Guest article by Stacey Robinson.
Masked and weaving through the one-way aisles at Home Goods (one of my favorite pandemic getaways), I noticed a kitschy desk plate imprinted with the phrase “self made.” My immediate thought, given the horde of academic role models who’ve impacted my academic career, was: where are the more fitting “NOT self made” desk plates? My list of academic role models is ever growing — this brief nod is by no means comprehensive (Werner frowned upon 25 pages…) — so here is an abridged list.
From our first call when I inquired about Florida State University’s doctoral program, to our most recent semi-weekly text exchange, Mike Brady has been an exemplar
academic role model. In addition to modeling a wide range of ideal academic characteristics such as delivering much needed critical feedback in a kind manner, being upbeat and encouraging, holding high research standards, having an unyielding work ethic, engaging in meaningful service, and rock star teaching, Mike lives a balanced life which includes family and friends as a top priority. He stood me up during my PhD program interview to take care of his flu-ridden family — which was a great introduction to a career that often neglects life balance. As his doctoral student, I had to comply with his non-negotiable conference cardinal rule: to make a new friend and not talk about research. After every conference he’d ask “so, who’d you meet?” This ultimately led to a number of friendships, and research partnerships. Mike’s networking skills are enviable, and not surprisingly he’s central to a majority of my academic relationships, especially within the services community.
During my PhD program, at a visiting scholar talk Mike organized, I was lucky enough to meet Kay Lemon. Kay’s role in my academic career evolved from supportive scholar, to dissertation committee member, to co-author. She is quick to find something positive about a seemingly hopeless aspect of a review or project, and reminds me to celebrate the small wins (e.g., a paper invited for a major major super risky revision). Kay is authentic, outrageously smart, kind, supportive, and generous, all things I aspire to be.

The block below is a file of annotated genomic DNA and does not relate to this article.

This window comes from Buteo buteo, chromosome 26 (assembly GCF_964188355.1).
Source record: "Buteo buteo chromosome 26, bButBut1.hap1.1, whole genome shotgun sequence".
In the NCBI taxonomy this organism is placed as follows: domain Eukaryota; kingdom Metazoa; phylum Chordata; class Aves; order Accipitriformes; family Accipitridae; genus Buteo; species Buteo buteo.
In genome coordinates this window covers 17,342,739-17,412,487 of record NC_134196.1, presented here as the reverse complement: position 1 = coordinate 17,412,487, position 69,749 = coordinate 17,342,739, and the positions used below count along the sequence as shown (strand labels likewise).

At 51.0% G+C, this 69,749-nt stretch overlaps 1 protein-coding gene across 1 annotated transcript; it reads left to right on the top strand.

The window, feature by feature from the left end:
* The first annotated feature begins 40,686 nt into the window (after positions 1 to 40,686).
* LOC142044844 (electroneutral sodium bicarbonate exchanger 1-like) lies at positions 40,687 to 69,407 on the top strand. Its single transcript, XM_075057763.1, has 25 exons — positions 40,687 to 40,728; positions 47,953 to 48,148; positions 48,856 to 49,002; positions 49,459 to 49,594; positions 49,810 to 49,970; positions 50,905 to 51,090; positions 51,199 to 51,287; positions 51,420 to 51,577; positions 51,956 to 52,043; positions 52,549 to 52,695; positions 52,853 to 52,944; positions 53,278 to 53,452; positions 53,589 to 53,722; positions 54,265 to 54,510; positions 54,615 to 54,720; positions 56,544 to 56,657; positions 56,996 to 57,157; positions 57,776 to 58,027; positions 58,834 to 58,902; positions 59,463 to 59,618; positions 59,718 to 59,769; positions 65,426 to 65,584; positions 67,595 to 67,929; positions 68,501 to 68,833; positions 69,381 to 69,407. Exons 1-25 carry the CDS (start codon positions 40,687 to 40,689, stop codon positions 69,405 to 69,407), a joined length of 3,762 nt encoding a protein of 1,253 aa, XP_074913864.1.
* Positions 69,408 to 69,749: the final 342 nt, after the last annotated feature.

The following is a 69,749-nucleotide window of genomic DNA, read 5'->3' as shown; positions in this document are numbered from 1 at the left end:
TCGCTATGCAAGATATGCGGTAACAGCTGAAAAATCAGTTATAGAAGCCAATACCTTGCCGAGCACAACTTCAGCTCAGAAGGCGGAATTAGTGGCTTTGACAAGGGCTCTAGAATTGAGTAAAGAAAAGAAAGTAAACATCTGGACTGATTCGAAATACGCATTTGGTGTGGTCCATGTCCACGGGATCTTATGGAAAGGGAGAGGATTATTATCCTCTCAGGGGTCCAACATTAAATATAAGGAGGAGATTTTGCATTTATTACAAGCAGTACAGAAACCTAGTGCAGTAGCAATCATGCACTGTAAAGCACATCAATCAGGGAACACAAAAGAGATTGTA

If you aren’t familiar with the scholars who graduated from Florida State University, here’s a quick description: they’re extraordinary. In his then-role as PhD director, Mike routinely brought former PhD students to campus in an effort to rouse the weary doc students, which is how I became acquainted with Clay Voorhees. Clay visited Tallahassee to share his sassy style of know-how, and teach a methods workshop — he quickly became one of my biggest supporters, and harshest critics. Clay always makes time to talk through the viability of a fresh (or not so fresh) idea, offer advice, and provide an opinion. He recently co-chaired a doc student with me (shout out to Dr. Alex Pratt!) and set an incredible example of how to mentor a student through a program. I was also lucky enough to be a couple of years behind Mike Giebelhausen, who is everything one could want in a doc program sibling — generous with his time and talent, constructively critical, and incredibly supportive.
I am the beneficiary of mentors and colleagues who are role models not just because of their intellect, or research prowess, but because of their generosity, kindness, positivity, and authenticity. I’m not sure what it will feel like to have “made it,” but one thing I know for sure is that when that day comes I’ll be looking (hopefully without a mask and walking any direction I choose), for a “not self-made” desk plate — because I’ve had, and suspect I’ll continue to have, a lot of guidance. And, speaking of service scholars who are generous, talented, kind, and authentic, thank you for inviting me to write about my academic role models, Martin Mende, and Chiara Orsinger I invite you to share who helped you become so fabulous!
Assistant Professor of Marketing, Department of Marketing, University of Alabama